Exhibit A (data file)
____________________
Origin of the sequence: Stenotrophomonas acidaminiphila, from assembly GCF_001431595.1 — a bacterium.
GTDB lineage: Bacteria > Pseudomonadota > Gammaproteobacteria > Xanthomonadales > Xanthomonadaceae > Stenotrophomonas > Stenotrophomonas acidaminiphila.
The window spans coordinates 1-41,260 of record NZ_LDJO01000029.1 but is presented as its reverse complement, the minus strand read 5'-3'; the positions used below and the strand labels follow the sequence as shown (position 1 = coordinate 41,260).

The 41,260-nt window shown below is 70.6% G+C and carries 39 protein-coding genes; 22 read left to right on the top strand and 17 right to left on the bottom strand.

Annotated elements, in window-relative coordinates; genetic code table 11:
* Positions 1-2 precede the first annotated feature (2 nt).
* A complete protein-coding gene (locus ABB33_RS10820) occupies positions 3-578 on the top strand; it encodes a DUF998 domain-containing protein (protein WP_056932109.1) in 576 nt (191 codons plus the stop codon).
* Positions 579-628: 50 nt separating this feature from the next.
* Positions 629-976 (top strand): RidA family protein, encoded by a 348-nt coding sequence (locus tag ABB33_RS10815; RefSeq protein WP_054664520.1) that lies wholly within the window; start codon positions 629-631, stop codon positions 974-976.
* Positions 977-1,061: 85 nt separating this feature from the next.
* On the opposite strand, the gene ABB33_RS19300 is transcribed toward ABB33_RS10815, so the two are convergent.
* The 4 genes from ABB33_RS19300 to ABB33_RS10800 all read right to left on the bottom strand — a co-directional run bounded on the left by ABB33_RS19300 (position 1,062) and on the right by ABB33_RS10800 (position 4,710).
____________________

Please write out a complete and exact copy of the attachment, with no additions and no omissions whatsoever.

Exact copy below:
Origin of the sequence: Stenotrophomonas acidaminiphila, from assembly GCF_001431595.1 — a bacterium.
GTDB lineage: Bacteria > Pseudomonadota > Gammaproteobacteria > Xanthomonadales > Xanthomonadaceae > Stenotrophomonas > Stenotrophomonas acidaminiphila.
The window spans coordinates 1-41,260 of record NZ_LDJO01000029.1 but is presented as its reverse complement, the minus strand read 5'-3'; the positions used below and the strand labels follow the sequence as shown (position 1 = coordinate 41,260).

The 41,260-nt window shown below is 70.6% G+C and carries 39 protein-coding genes; 22 read left to right on the top strand and 17 right to left on the bottom strand.

Annotated elements, in window-relative coordinates; genetic code table 11:
* Positions 1-2 precede the first annotated feature (2 nt).
* A complete protein-coding gene (locus ABB33_RS10820) occupies positions 3-578 on the top strand; it encodes a DUF998 domain-containing protein (protein WP_056932109.1) in 576 nt (191 codons plus the stop codon).
* Positions 579-628: 50 nt separating this feature from the next.
* Positions 629-976 (top strand): RidA family protein, encoded by a 348-nt coding sequence (locus tag ABB33_RS10815; RefSeq protein WP_054664520.1) that lies wholly within the window; start codon positions 629-631, stop codon positions 974-976.
* Positions 977-1,061: 85 nt separating this feature from the next.
* On the opposite strand, the gene ABB33_RS19300 is transcribed toward ABB33_RS10815, so the two are convergent.
* The 4 genes from ABB33_RS19300 to ABB33_RS10800 all read right to left on the bottom strand — a co-directional run bounded on the left by ABB33_RS19300 (position 1,062) and on the right by ABB33_RS10800 (position 4,710).